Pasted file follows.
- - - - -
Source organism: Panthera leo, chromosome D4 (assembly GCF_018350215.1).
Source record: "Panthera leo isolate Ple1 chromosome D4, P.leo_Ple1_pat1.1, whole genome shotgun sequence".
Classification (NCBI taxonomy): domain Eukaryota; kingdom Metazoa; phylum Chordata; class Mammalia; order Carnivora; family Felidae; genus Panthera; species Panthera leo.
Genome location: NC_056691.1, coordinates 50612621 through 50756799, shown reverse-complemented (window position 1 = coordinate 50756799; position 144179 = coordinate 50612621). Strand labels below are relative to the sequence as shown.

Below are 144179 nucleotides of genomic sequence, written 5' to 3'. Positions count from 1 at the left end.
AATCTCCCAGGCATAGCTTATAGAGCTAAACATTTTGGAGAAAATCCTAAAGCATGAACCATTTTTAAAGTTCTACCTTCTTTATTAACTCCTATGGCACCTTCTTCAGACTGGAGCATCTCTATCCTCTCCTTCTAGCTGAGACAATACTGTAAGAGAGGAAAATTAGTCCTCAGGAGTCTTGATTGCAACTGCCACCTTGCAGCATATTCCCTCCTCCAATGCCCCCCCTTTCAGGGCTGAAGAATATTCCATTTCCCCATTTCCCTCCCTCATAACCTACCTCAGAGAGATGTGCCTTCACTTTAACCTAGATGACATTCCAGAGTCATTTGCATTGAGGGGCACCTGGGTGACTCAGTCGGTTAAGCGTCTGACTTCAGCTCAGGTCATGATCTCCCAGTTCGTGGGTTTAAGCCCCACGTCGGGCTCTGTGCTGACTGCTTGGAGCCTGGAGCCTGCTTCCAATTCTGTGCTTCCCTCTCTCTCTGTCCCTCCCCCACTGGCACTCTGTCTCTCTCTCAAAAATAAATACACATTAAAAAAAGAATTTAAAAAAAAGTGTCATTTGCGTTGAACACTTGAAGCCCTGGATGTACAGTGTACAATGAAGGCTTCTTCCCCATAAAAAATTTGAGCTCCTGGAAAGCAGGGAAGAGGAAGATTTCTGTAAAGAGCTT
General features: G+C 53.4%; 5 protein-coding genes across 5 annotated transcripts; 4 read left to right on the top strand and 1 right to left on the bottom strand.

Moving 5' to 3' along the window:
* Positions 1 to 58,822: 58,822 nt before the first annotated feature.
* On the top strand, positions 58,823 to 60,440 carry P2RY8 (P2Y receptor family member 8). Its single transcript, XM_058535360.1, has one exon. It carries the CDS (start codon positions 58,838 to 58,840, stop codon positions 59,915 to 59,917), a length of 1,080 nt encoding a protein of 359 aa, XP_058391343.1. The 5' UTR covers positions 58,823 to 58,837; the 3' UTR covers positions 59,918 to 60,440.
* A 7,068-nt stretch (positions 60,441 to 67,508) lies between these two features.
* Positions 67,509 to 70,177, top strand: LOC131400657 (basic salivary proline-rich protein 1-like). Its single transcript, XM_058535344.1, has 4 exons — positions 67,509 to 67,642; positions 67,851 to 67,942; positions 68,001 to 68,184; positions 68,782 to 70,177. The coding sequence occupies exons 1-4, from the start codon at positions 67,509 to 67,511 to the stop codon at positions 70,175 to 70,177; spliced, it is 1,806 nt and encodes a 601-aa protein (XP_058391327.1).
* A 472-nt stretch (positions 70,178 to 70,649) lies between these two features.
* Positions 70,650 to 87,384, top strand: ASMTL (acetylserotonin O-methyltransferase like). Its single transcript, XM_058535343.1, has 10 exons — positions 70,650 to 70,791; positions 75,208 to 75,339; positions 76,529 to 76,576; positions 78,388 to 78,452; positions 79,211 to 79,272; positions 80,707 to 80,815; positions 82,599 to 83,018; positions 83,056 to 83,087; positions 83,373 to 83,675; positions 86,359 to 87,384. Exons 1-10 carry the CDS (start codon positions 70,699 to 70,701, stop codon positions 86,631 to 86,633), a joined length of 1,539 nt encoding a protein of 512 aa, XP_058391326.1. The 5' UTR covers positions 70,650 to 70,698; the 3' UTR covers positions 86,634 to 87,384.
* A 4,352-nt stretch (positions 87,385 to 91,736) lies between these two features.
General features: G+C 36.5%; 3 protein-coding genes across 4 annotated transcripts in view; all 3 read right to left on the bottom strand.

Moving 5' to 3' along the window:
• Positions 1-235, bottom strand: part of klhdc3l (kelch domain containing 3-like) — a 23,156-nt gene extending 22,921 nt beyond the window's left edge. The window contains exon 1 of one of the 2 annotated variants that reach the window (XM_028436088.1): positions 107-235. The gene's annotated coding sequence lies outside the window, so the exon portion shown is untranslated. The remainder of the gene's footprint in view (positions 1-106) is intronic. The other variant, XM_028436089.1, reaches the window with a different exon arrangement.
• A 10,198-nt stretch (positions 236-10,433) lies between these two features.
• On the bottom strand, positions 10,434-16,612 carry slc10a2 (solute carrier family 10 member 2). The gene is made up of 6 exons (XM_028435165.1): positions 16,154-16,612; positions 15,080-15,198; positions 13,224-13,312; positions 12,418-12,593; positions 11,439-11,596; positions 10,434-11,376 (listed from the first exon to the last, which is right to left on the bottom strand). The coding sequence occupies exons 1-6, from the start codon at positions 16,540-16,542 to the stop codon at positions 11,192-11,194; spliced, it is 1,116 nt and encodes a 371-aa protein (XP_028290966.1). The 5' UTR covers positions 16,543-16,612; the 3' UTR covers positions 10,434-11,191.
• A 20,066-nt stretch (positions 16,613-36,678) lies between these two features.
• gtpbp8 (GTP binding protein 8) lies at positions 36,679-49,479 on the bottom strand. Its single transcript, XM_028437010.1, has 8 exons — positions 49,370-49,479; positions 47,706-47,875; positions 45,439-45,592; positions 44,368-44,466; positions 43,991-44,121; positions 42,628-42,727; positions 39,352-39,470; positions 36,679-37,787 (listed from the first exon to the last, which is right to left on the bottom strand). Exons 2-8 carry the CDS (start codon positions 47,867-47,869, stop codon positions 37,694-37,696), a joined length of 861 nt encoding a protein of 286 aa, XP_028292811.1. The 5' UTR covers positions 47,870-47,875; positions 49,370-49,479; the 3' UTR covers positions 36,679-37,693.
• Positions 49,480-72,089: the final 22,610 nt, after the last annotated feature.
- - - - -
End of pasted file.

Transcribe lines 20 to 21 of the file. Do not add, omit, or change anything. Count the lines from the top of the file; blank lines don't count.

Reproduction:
• On the bottom strand, positions 10,434-16,612 carry slc10a2 (solute carrier family 10 member 2). The gene is made up of 6 exons (XM_028435165.1): positions 16,154-16,612; positions 15,080-15,198; positions 13,224-13,312; positions 12,418-12,593; positions 11,439-11,596; positions 10,434-11,376 (listed from the first exon to the last, which is right to left on the bottom strand). The coding sequence occupies exons 1-6, from the start codon at positions 16,540-16,542 to the stop codon at positions 11,192-11,194; spliced, it is 1,116 nt and encodes a 371-aa protein (XP_028290966.1). The 5' UTR covers positions 16,543-16,612; the 3' UTR covers positions 10,434-11,191.
• A 20,066-nt stretch (positions 16,613-36,678) lies between these two features.